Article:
Corollary 3: Pain shopping indicates the beginning of the withdrawal symptoms from hopium
    where the chance of relapse is the strongest.

    I had to “see” the LACGAL techniques used against me before I could develop countermeasures to protect myself. I had to watch the predicted, observable channel changes, recognize which one was in play, then LEARN TO pause, think and then act (Not React). ➡️Cool. Wow. Bummer. ➡️Silence.

    My previous vocabulary needed to be reset to these three words- which, in the end are 3 too many.

    Additionally, Be aware of FW Pheremone elimination and avoidance. For me, getting within 20 feet of xw triggered an uninvited physiological response. The sympathetic nervous system-like response of Hypervigilance. Which then triggered set into motion my emotional responses. I WAS Pavlovs dog through A purely primitive neurological response I could never defeat without distance and elimination of her ‘essence’.

    I would immediately leave a FW ambush situation that would inevitably escalate, or just not be available. These SELF ISOLATION countermeasures are necessary to see the efficacy of NC. Not to mention the feelings of pleasure, validation and self control that reinforced these actions as wholesome and healthy.

    The mental part was/is the hardest chapter to work through once NC is established. Mindfulness of my emotional state became a sign of healing. “Don’t Bite” my rally call.
    Each successful encounter to get through the steps of divorce builds upon one another. We get stronger.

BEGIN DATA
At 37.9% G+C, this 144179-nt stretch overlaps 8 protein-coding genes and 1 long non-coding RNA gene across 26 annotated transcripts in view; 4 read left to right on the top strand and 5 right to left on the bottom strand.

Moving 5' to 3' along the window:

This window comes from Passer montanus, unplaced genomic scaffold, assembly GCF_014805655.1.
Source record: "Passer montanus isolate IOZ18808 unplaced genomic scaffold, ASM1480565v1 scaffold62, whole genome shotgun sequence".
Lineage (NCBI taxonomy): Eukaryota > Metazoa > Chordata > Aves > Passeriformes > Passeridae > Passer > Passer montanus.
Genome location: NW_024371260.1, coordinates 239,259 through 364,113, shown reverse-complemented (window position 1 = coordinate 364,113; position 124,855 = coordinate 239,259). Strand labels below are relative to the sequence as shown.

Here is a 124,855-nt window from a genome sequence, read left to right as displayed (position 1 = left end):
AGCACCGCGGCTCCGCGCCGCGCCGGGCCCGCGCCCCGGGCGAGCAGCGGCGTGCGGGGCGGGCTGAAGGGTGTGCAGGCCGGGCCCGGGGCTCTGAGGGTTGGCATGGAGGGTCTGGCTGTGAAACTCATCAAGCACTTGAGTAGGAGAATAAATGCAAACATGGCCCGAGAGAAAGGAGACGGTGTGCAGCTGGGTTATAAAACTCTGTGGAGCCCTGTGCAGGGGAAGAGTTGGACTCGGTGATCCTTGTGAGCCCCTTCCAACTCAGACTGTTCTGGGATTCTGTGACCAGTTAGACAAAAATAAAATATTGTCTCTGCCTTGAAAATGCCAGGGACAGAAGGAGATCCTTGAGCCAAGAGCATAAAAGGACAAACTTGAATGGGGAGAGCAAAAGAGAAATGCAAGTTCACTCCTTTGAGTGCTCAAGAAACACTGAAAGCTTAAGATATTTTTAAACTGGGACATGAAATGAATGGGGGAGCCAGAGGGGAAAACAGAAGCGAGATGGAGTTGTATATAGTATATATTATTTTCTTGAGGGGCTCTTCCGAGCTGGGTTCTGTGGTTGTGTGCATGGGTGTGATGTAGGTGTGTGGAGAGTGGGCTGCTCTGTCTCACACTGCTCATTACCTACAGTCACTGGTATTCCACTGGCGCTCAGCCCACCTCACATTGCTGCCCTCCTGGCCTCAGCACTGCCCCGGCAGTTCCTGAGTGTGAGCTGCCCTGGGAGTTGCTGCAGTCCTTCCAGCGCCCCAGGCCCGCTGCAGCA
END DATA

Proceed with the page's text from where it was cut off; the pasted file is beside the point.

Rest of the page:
I’m pretty much MEH about it all now. I’m sticking with the people that truly love me through their actions, not their words.

    Having just turned 61, I realize there is more road behind me than left in front of me. I’ve married & procreated, I’ve modeled a good life for 3 sucessful adults. I’ve climbed one 19 year corporate ladder, forceably retired and have come full circle to where I began.

    August will mark 4 years out from this clusterfuck and I’m OK with that. It does get better however slowly ‘It’ chooses to progress.

    I just imagined another meaning for this word ‘It’…

    I Triumphed!

    (Marcus! Come Forth!!)

        • Fear knocked on the door

          Faith answered

          No one was there.

          A Methodist pastor I know is fond of the story in Matthew: Christ on a boat with his disciples: a storm rises: the disciples panic and wake a sleeping Jesus—

          Why are you afraid, Jesus barks. Do you not have faith?

          I used to associate anxiety (fear) with a lack of courage. I’m more seasoned now. And when I remind myself all will be well, all will be as it will be, that anxiety evaporates. And that’s been a wonderful gift of this entire experience.

  • Here’s the handiest guidebook – ‘Don’t Call That Man!’ I found this super-helpful.

    And then you too can begin to enjoy a world with pasta, without antidepressants, with a much better internal locus of control, and with truth and light.